27 Oct. Daniel interprets the writing on the wall
“King Belshazzar gave a big banquet for 1,000 royal guests and drank wine with them. As Belshazzar was drinking his wine, he gave orders to bring the gold and silver cups that his ancestor Nebuchadnezzar had taken from the Temple in Jerusalem. This was so the king, his royal guests, his wives and his slave women could drink from those cups…”
“As they were drinking, they praised their gods, which were made from gold, silver, bronze, iron, wood and stone. Suddenly the fingers of a person’s hand appeared and began writing on the plaster of the wall, near the lampstand in the royal palace. The king watched the hand as it wrote.”
“King Belshazzar was very frightened. His face turned white, his knees knocked together and he could not stand up because his legs were too weak. The king called for the magicians, wise men and wizards of Babylon and said to them, ‘Anyone who can read this writing and explain it will receive purple clothes fit for a king and a gold chain round his neck. And I will make that person the third highest ruler in the kingdom.’”
“Then all the king’s wise men came in, but they could not read the writing or tell the king what it meant. King Belshazzar became even more afraid, and his face became even whiter. His royal guests were confused.”
“Then the king’s mother… said … ‘There is a man in your kingdom who has the spirit of the holy gods… Your father, King Nebuchadnezzar, put this man in charge of all the wise men, fortune-tellers, magicians and wizards. The man I am talking about is named Daniel, whom the king named Belteshazzar… Call for Daniel. He will tell you what the writing on the wall means.’”
“So they brought Daniel to the king, and the king asked, ‘Is your name Daniel? … I have heard that you are able to explain what things mean and can find the answers to hard problems. Read this writing on the wall and explain it to me. If you can, I will give you purple clothes fit for a king and a gold chain to wear around your neck. And you will become the third highest ruler in the kingdom.’”
“Then Daniel answered the king, ‘You may keep your gifts for yourself, or you may give those rewards to someone else. But I will read the writing on the wall for you and will explain to you what it means.’”
“’Our king, the Most High God made your father Nebuchadnezzar a great, important and powerful king… But Nebuchadnezzar became too proud and stubborn, so he was taken off his royal throne… Belshazzar, you already know these things, because you are a descendant of Nebuchadnezzar. Still you have not been sorry for what you have done… You ordered the drinking cups from the Temple of the Lord to be brought to you… You praised the gods of silver, gold, bronze, iron, wood and stone that are not really gods… So God sent the hand that wrote on the wall.’”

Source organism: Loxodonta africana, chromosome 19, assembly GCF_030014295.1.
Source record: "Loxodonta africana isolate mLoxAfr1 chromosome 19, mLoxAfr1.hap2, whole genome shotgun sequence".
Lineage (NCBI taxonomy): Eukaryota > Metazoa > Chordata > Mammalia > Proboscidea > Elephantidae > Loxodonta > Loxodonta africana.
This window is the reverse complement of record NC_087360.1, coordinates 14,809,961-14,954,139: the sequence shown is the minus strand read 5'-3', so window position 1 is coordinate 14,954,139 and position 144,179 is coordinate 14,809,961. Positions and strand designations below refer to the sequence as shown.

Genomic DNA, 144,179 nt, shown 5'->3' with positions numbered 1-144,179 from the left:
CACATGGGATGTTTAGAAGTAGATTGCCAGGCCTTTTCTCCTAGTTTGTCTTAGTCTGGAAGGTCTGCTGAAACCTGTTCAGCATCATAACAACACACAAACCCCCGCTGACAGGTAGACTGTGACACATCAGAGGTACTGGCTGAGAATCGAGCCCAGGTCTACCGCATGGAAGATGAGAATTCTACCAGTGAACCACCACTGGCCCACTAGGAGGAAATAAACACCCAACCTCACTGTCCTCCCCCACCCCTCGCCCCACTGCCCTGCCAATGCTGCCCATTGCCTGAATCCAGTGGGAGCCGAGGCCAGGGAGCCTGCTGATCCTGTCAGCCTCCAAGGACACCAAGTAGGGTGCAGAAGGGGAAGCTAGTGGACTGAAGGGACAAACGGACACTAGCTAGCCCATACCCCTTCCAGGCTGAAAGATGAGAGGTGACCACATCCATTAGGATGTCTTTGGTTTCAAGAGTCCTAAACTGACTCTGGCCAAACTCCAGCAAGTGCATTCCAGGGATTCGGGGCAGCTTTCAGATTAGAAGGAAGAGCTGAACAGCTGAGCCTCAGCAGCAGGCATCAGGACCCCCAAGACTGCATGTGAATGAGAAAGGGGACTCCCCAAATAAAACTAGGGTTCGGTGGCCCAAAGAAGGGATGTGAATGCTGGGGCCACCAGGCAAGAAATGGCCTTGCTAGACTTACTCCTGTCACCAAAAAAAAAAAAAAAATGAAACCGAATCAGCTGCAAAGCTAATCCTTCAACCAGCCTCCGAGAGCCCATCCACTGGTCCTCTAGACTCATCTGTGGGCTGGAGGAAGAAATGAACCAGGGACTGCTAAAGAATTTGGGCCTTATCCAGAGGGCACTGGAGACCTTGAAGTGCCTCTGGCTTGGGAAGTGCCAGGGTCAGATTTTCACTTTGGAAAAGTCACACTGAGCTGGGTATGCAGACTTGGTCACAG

“’These are the words that were written on the wall: “Mene, mene, tekel, parsin.” This is what the words mean: Mene: God has counted the days until your kingdom will end. Tekel: you have been weighed on the scales and found not good enough. Parsin: your kingdom is being divided and will be given to the Medes and the Persians.’…”
“That very same night Belshazzar, king of the Babylonian people, was killed. So Darius the Mede became the new king when he was 62 years old.”
(Daniel 5:1-2,4-13, 16-18,20,22,28-31)
Nebuchadnezzar died in 550BC and was succeeded by his son Nabonidus and his grandson Belshazzar, who reigned alongside Nabonidus as co-regent from 553BC.
During a state banquet, the fingers of a person's hand appeared and began writing on the plaster of the wall. Belshazzar, the co-regent, promised the third highest post in the kingdom to anyone who could interpret the writing.
Daniel interpreted this mysterious ‘writing on the wall’. He prophesied that King Belshazzar would be overthrown by the Medes and Persians.
The prophesy was fulfilled about ten years later when the Babylonian empire was overthrown in October 539BC by the Persians under Cyrus, and Darius later became King of the Medes and the Persians in 522BC.
The picture shows ‘The writing on the wall' from Speculum Humanae Salvationis, 1360 (ULB Darmstadt).
You can read more about the growth of the Persian Empire @ https://www.thebiblejourney.org/biblejourney2/34-exile-in-babylonia-amp-the-journey-back-to-jerusalem/daniel-interprets-dreams-and-riddles/